International Space Station flyover

Iain McFadyen mcfadyenusa at
Sun Nov 14 15:05:04 CST 2004

Tracking satellites and the International Space Station is probably becoming 'old hat'. But I wanted to bring to your attention that, as long as the weather remains clear, there is a great opportunity to view the International Space Station flyover, later today (Sunday). 
So, if you have young kids, and want to introduce them to the ISS, you might wish to take a walk outside with them at 18:05 this evening: You can teach them all about points of the compass, angles, and orbiting objects!
At the risk of frustrating all those people who routinely track and view the ISS on a daily basis, let me give you some of the relevant details for one of today's passes:
Acquisition of Signal: 18:05 local time in Washington DC.
Direction of acquisition: 270degrees. (i.e. West)
Max elevation, 36.5 degrees, at 18:10 clock time. In a direction of 327degrees (NorthWest)
Loss of signal: 18:15,   in a direction of 45degrees  (NorthEast).
As the space station will still be in direct sunlight during the pass, but here on 'Terra Firma' it will be dark, the ISS should be glowing!
>From an Amateur Radio perspective, the payload on board has been in 'packet' mode for several weeks, since the last change of crew. The payload always downlinks on 145.800, whether it be in packet mode, repeater mode, or talk mode (i.e. astronaut to terrestrial Ham conversations). If you want to listen for this, remember to start off at 145.802, at AOS time (18:05). To stay properly in tune, you should tune back to 145.800 at around 18:10, and then tune down to 145.798 by around 18:15. Generally though, you can leave a Rx on 145.800 and not miss much, because the downlink is FM, always. (With SSB on the other spacecraft, tuning is one of the biggest headaches!).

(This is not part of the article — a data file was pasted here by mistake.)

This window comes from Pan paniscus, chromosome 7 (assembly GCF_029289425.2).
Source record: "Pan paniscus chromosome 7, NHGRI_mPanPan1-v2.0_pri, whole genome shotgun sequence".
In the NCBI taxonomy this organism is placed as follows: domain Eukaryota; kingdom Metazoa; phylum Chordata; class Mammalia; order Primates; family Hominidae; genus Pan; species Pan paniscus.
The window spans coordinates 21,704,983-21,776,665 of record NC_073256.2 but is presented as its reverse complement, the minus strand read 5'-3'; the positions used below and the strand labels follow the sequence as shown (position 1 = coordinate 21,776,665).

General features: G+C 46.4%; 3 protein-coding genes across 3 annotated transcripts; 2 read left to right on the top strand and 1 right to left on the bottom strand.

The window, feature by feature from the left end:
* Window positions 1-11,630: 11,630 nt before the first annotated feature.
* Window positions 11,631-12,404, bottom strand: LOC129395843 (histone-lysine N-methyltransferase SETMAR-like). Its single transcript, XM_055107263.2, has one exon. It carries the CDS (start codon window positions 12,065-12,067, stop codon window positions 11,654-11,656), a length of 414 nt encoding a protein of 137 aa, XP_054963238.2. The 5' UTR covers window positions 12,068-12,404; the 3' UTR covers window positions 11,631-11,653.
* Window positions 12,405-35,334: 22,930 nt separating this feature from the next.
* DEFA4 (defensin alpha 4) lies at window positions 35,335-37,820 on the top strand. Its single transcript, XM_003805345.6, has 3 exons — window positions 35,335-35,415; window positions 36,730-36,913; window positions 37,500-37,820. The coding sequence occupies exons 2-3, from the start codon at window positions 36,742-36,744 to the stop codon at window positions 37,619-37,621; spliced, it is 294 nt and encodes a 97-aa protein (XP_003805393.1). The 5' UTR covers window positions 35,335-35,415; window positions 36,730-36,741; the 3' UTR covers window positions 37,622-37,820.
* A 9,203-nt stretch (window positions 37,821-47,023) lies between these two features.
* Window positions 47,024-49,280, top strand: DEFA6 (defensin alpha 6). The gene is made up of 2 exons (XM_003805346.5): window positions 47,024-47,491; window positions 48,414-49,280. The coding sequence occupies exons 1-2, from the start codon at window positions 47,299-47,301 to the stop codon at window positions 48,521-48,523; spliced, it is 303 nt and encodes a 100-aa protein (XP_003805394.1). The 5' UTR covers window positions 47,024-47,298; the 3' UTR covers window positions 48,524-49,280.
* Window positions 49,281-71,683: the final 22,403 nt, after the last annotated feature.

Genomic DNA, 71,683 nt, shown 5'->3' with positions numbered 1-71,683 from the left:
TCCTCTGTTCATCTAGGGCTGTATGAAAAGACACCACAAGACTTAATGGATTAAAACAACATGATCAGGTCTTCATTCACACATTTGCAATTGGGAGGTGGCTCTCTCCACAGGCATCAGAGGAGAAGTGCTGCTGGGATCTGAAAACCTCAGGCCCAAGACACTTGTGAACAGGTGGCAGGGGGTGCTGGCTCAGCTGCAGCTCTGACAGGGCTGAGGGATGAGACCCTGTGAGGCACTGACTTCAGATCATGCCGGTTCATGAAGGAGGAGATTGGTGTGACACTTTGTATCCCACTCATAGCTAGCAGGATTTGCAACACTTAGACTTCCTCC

Those living near Dulles might have trouble discriminating between the ISS and the landing lights of all the aircraft on approach.... but once you've witnessed the flyover of the ISS, the speed and clarity is unmistakable.
The ISS will be passing within radio range several times today: Acquisition of Signal (AOS) for each of the passes are as follows:
16:30  S through South East to NE: Max 17 degrees elevation)
18:05, as discussed above.
19:42  same trajectory: W through N to NE but max el is 10degrees
21:18  NW  thrugh N to NE
22:54  NW through N to E
00:29  NW through N to SE, max el= 47 degrees
02:06, W, through SW,  to S  max el only 3 degrees
  then no more passes till 15:24 Monday.
Iain   KI4HLV   McLean VA.

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